European Commission Vice-President Andrus Ansip has rejected a proposal from some member states to limit the number of days that Europeans can access digital content like Netflix when they travel in other EU countries.
Speaking to journalists on Friday (15 April) Ansip said that it is “not fair and would make the solution more expensive” to restrict the amount of time that customers can use digital content that they’ve purchased legally.
“This is one of my worries,” he said, arguing that it would not make sense to impose a time limit since there are so many Europeans travelling abroad, including for work reasons.
Ansip and EU Digital Commissioner Günther Oettinger proposed new measures last December that fired up the audiovisual industry.
Under the draft bill, Europeans could still access digital content they purchase in one country when they cross into another country – as long as they’re only traveling for a short period of time.
Member states, including Spain, Italy and Portugal, are pushing for a clear time limit on the number of days when the new so-called portability measures would apply.
A draft compromise version of the bill from the Dutch Council presidency, dated this Wednesday (13 April) and obtained by euractiv.com, included added details on how companies should verify a person’s location to determine that they are only temporarily travelling.
Ansip expressed concerns about limiting the amount of time that the portability rules would apply, since that would require tracking consumers’ habits.
He said that kind of data collection would violate fundamental rights.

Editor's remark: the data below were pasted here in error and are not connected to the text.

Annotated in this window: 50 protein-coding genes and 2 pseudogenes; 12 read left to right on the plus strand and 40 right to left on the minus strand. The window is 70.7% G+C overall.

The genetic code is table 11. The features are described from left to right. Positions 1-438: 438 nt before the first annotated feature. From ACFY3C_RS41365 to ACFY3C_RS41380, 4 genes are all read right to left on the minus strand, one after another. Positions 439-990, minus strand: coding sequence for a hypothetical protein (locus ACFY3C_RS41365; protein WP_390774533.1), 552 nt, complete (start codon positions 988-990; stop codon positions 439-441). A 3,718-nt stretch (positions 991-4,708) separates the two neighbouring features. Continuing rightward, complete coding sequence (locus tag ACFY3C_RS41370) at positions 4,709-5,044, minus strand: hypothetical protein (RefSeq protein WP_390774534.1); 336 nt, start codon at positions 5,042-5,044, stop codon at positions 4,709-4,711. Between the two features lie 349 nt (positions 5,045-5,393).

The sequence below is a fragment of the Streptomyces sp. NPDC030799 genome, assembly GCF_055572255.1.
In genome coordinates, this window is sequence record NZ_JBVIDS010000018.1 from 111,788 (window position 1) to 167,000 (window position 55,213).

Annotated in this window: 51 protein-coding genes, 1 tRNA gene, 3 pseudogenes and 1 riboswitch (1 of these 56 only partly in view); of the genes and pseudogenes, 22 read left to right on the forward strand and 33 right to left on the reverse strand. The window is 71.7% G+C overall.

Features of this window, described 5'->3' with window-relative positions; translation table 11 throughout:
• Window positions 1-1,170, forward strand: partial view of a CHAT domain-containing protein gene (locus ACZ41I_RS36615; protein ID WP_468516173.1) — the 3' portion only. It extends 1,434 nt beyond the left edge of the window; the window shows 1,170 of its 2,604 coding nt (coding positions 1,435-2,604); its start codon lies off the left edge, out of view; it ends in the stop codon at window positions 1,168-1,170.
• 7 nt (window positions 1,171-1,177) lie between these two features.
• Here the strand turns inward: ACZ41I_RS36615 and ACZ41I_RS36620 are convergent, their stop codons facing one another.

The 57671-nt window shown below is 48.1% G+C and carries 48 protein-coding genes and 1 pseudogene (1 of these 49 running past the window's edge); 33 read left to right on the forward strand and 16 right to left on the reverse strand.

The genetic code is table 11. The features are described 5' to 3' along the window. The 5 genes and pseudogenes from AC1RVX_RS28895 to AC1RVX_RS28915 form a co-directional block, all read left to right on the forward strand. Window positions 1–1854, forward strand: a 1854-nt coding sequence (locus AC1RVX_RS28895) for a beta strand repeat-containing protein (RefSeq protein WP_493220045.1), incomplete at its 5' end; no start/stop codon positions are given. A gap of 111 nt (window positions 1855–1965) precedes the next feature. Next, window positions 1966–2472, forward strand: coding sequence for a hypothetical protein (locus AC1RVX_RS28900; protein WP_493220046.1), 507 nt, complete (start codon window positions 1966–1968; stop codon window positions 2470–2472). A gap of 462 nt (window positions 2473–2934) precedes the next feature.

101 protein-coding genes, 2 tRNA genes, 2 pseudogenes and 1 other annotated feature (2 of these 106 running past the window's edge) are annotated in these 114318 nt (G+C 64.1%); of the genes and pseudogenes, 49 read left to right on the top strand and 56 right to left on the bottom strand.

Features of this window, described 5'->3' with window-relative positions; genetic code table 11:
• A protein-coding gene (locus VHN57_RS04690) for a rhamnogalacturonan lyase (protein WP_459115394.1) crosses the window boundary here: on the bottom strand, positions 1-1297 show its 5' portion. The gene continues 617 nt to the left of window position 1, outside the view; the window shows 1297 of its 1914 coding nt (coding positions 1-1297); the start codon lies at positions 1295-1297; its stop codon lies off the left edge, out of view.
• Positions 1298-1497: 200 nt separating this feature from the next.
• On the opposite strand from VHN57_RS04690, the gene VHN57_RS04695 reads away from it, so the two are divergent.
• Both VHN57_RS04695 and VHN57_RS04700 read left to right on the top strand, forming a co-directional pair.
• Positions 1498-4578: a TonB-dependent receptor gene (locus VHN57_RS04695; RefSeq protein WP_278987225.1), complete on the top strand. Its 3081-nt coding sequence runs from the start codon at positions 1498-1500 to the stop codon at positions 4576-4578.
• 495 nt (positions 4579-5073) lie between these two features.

“I don’t like it, people don’t like it either, so why do we have to talk about that?” he added.
But Ansip conceded he is ready to discuss some points in his proposal that could still be clarified, such as the meaning of ‘country of residence’.
“I am ready to do that but to set a concrete number of days is unnecessary,” he insisted.
Companies in the entertainment industry have pushed for clearer rules outlining how long a person can stay outside their country of residence under the rules.
Grégoire Polad, director general of the Association of Commercial Television in Europe, told EURACTIV that allowing portability under the Commission’s proposal shouldn’t lead to a “gateway to cross-border access”.
“Proper verification will make or break portability for service providers,” Polad said.
Meanwhile, Ansip also revealed his approach for his highly anticipated proposal on online platforms, which he’s expected to present in June.
Ansip told journalists the Commission will not propose an across-the-board regulation of platforms, but will instead favour a problem-driven approach. Some tech companies fear the Commission’s actions on platforms could unfairly target American firms like Google and Apple.
Ansip argued that there is no “one-size-fits-all solution” to deal with the diverse range of platforms, which includes search engines like Google and content providers like Youtube or Spotify.
He ruled out any new tax on these tech giants to level the playing field with other services.
Instead, he explained that the Commission will make rules “more clear” for what content can be legally used by some platforms.
“I don’t think service providers are guilty,” Ansip said.
Tech industry groups celebrated Ansip’s statements on platforms.
Jakob Kucharczyk, director of CCIA Europe, said Ansip “deserves praise for understanding the breadth of platform business models”. CCIA is an industry group whose members include several big American tech companies like Google, Facebook and Amazon.